Media: Not that media coverage makes or breaks a startup but it lets startups bask in the spotlight as opposed to operating anonymously.
While outlets such as BetaKit and Techvibes provide solid coverage, overall media coverage is, at best, modest. The national newspapers don’t seem to have an appetite for startups, aside from Small Business Week, and traditional media only pays attention when a major deal happens. At the very least, we need more blogs focused on startups. Grade: C-.
Government: There are people such as Douglas Bergeron who believe government should not be provide financial support to startups, but government needs to play a role until there is more private capital, which includes institutional investors. The federal and Ontario governments are providing capital for startups (although it seems to flow slowly into the system), that will, hopefully, drive the ecosystem’s growth. Grade: B-
The weak link within government is Toronto, which has surprisingly paid little attention to startups.
While Vancouver’s Gregor Robertson and Calgary’s Naheed Nenshi actively promote their city’s startup ecosystem, Rob Ford showed no indication there was a startup ecosystem in Toronto. At the same time, there are no city councillors acting as startup evangelists. And the only mayoralty candidate to talk about startups was David Soknacki. From what I can tell, the “biggest” startup program to emerge from city hall is a low-key directory of business incubators. Tip: Maybe the city should hire someone like David Crow as a startup ambassador. Grade: C-
Suppliers/Vendors: If anything, there is no lack of people and businesses happy to provide startups with services and advice. As someone who’s part of this thriving club, there are plenty of options for startups that needs sales, marketing, legal and operational help. If there were more capital within the ecosystem, even more suppliers would appear on the scene. Grade: A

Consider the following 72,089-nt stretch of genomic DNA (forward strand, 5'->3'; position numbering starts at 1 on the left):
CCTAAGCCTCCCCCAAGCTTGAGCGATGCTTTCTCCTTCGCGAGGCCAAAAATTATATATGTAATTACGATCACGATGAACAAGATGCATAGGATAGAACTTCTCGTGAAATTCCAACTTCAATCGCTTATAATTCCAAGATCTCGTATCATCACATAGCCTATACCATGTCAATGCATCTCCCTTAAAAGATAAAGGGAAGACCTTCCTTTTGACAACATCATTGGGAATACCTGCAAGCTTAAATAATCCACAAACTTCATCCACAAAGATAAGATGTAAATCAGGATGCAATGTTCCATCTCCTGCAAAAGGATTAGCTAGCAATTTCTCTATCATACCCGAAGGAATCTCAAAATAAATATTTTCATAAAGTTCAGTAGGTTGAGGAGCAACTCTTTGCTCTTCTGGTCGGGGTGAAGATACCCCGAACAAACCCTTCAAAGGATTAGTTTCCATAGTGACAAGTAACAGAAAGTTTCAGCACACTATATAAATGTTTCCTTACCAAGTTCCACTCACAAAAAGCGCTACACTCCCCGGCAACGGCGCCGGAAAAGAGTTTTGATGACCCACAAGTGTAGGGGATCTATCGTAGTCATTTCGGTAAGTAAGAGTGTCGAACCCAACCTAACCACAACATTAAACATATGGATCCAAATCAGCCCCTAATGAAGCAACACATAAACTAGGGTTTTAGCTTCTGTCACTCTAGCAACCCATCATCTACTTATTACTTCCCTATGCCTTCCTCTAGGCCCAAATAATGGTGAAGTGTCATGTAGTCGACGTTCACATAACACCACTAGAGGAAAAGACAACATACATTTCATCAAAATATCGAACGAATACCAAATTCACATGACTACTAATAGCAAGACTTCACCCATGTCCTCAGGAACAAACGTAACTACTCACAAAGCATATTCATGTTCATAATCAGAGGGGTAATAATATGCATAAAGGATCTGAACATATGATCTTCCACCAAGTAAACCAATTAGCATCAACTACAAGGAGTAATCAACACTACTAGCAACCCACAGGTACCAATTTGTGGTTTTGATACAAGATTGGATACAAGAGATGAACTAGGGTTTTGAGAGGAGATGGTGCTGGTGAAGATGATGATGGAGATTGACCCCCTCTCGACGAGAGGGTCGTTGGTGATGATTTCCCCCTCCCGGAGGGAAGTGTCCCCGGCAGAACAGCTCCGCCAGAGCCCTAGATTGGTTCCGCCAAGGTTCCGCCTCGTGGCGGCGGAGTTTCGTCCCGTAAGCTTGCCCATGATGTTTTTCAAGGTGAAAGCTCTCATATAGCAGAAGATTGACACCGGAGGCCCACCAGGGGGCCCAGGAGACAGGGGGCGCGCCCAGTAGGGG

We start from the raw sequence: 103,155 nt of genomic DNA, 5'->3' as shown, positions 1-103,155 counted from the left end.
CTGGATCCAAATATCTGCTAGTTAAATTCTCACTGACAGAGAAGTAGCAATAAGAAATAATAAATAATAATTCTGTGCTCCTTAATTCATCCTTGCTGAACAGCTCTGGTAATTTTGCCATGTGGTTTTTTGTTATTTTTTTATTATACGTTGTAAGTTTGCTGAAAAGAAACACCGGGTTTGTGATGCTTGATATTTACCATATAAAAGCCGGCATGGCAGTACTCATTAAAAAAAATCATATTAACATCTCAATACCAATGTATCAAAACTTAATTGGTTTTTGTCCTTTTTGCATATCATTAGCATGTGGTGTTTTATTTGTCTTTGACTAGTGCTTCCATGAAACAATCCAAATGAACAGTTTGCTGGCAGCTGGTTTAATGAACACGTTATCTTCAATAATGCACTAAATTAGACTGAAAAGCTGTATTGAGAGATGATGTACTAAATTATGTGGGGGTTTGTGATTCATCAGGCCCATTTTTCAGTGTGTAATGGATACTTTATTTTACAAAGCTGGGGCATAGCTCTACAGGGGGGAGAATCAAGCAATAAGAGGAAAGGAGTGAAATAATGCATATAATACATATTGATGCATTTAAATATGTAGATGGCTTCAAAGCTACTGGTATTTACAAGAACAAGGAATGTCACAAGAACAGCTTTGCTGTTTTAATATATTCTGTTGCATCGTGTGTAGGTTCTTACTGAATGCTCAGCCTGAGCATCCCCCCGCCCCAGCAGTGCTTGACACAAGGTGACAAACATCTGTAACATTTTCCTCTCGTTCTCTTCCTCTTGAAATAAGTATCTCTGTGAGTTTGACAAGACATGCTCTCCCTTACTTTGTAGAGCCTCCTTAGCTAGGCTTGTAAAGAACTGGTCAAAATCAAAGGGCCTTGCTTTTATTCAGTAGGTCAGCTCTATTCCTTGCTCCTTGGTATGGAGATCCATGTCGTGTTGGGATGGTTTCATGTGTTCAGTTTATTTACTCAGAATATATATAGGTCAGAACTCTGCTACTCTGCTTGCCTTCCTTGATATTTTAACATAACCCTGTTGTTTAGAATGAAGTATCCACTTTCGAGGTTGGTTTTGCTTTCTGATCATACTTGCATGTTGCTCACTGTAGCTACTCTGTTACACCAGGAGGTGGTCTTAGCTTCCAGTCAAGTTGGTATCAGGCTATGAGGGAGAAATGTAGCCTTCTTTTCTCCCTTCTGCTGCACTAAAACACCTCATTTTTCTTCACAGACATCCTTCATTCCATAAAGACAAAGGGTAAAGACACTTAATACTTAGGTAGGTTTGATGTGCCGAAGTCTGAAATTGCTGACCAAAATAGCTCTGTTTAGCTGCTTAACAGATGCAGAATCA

Schools: At the core of a vibrant startup community are schools that create top-notch startup talent. In that sense, Toronto is well positioned with the University of Toronto and Ryerson University acting as strong talent sources. As well, colleges such as Seneca, Sheridan and Centennial have well-respected programs within speciality areas such as design and video games. Grade: B+
Other thoughts: JF Marcoux looks at Canada’s startup ecosystem has evolved, while MIT’s Fiona Murray discusses successful “innovation ecosystems around the world. You should also check out this article how Zappos founder Tony Hsieh is creating a startup ecosystem in downtown Las Vegas.
More: Check out this blog post by YCombinator’s Sam Altman on why Silicon Valley work. Here is his thesis:
Silicon Valley works because there is such a high density of people working on start-ups and they are inclined to help each other. Other tech hubs have this as well but this is a case of Metcalfe’s law – the utility of a network is proportional to the square of the number of nodes on the network. Silicon Valley has far more nodes in the network than anywhere else.